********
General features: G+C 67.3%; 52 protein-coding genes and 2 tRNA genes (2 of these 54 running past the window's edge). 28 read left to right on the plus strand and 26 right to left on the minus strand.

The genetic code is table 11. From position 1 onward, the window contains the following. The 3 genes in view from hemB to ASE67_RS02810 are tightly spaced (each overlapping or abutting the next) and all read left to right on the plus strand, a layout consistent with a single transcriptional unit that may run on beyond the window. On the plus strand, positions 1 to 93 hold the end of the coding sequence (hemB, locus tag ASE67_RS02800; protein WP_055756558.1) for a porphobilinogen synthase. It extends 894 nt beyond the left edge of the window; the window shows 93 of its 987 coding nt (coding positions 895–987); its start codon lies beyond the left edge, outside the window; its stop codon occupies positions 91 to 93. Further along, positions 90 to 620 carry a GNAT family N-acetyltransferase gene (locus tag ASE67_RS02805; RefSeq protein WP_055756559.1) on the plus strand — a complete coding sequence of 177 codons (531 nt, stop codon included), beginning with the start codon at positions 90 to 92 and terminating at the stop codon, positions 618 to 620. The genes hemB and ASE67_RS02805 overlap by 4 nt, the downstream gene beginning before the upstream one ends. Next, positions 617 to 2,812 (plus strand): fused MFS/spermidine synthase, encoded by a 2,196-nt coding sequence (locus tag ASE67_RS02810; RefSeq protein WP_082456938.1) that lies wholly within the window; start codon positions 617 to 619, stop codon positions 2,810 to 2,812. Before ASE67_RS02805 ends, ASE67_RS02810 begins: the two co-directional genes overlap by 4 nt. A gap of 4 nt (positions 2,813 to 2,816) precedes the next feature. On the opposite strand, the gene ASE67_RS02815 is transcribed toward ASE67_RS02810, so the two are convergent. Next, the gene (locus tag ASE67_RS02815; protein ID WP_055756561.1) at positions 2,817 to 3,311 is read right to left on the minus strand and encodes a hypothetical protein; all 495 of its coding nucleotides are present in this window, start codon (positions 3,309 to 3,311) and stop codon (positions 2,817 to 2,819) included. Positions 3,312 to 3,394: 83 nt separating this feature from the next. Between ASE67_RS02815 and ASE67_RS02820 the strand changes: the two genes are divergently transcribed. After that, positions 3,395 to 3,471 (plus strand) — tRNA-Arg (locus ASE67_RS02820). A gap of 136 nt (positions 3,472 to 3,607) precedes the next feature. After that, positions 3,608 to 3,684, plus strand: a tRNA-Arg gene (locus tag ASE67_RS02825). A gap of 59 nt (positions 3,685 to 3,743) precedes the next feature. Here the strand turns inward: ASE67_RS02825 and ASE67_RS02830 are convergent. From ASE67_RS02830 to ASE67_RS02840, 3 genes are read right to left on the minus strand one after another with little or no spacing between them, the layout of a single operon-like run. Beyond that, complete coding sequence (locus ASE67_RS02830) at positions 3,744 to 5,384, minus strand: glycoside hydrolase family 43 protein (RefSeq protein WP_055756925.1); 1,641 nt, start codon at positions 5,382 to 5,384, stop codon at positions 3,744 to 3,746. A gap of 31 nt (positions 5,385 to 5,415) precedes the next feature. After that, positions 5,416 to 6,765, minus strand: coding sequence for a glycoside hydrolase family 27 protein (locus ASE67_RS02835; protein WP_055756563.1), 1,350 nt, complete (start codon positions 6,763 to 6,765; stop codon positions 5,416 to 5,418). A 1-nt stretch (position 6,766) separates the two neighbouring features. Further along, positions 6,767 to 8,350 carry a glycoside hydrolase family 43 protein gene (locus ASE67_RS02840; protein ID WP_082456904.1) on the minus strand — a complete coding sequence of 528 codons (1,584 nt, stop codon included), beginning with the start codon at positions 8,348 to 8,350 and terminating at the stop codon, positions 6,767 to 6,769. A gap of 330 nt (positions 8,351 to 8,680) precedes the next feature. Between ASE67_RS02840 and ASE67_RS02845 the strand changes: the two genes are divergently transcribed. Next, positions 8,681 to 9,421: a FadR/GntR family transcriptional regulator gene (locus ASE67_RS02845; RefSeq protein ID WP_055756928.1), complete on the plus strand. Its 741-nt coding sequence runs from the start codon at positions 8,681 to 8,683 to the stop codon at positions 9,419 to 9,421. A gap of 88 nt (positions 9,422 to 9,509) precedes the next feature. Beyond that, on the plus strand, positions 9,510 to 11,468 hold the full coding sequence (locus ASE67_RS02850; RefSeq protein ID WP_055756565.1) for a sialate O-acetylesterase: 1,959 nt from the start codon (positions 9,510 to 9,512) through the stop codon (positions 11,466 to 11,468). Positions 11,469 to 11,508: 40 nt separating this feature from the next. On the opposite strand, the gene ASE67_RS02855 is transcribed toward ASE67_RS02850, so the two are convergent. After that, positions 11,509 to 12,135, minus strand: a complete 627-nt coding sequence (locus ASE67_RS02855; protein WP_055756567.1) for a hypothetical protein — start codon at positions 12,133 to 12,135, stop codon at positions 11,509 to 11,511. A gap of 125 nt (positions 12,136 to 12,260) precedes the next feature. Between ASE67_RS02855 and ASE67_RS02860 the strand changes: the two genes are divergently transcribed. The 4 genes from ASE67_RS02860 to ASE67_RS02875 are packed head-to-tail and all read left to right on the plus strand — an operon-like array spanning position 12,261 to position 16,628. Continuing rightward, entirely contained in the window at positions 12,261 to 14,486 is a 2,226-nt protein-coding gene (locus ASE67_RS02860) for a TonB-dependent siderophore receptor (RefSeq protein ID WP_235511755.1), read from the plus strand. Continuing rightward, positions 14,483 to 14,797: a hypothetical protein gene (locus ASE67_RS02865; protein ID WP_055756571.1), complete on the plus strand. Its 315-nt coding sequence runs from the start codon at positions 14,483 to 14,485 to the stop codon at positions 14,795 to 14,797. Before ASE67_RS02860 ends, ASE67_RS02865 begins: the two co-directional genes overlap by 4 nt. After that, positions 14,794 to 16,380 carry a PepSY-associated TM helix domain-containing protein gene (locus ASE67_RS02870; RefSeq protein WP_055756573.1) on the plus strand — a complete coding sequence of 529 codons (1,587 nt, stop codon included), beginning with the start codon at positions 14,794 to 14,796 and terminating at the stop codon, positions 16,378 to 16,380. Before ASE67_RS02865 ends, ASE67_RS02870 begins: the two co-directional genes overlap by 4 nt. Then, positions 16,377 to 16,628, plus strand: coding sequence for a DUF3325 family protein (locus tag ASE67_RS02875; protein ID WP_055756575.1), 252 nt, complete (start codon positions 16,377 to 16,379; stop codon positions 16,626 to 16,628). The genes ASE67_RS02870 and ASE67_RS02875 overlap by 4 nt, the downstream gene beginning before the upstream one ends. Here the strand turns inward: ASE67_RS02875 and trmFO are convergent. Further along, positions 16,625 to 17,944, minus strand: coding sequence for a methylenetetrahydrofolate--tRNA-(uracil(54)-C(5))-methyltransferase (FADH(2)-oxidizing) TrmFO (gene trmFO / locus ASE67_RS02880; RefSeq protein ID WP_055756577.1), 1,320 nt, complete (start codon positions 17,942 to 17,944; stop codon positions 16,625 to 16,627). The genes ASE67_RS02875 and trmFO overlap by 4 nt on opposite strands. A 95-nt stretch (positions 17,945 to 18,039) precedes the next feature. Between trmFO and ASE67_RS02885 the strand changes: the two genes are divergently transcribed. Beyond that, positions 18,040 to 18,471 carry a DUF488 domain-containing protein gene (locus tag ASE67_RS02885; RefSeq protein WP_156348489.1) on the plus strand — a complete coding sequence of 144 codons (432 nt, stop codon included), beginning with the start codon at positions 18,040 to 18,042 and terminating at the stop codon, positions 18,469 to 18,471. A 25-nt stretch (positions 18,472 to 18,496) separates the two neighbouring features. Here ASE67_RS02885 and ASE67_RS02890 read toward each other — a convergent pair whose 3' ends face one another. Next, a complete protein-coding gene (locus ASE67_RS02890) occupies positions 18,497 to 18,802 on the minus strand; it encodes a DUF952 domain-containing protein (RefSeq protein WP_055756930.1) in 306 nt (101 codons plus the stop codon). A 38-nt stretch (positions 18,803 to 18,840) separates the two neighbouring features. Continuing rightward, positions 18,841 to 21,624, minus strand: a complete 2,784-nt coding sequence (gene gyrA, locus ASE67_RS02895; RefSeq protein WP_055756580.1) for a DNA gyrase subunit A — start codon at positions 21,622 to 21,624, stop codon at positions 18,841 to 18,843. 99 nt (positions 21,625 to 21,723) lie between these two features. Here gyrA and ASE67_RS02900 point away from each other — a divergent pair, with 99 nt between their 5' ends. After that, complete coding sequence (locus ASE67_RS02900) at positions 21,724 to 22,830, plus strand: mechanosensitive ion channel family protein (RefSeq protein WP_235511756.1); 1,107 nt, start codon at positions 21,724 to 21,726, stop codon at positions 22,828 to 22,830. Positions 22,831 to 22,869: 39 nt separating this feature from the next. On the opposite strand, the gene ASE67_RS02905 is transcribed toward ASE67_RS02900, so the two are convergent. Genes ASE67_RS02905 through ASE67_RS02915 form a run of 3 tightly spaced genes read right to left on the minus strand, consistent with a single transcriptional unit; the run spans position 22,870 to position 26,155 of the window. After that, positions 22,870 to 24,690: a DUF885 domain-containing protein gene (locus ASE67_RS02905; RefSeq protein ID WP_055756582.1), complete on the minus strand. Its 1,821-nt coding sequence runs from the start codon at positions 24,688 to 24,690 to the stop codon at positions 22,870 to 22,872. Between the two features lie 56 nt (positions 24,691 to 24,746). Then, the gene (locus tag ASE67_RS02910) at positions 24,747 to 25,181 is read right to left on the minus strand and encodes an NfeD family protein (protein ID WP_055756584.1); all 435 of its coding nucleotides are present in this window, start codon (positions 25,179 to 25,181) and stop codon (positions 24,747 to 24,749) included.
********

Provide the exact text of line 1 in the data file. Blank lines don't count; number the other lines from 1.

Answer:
General features: G+C 67.3%; 52 protein-coding genes and 2 tRNA genes (2 of these 54 running past the window's edge). 28 read left to right on the plus strand and 26 right to left on the minus strand.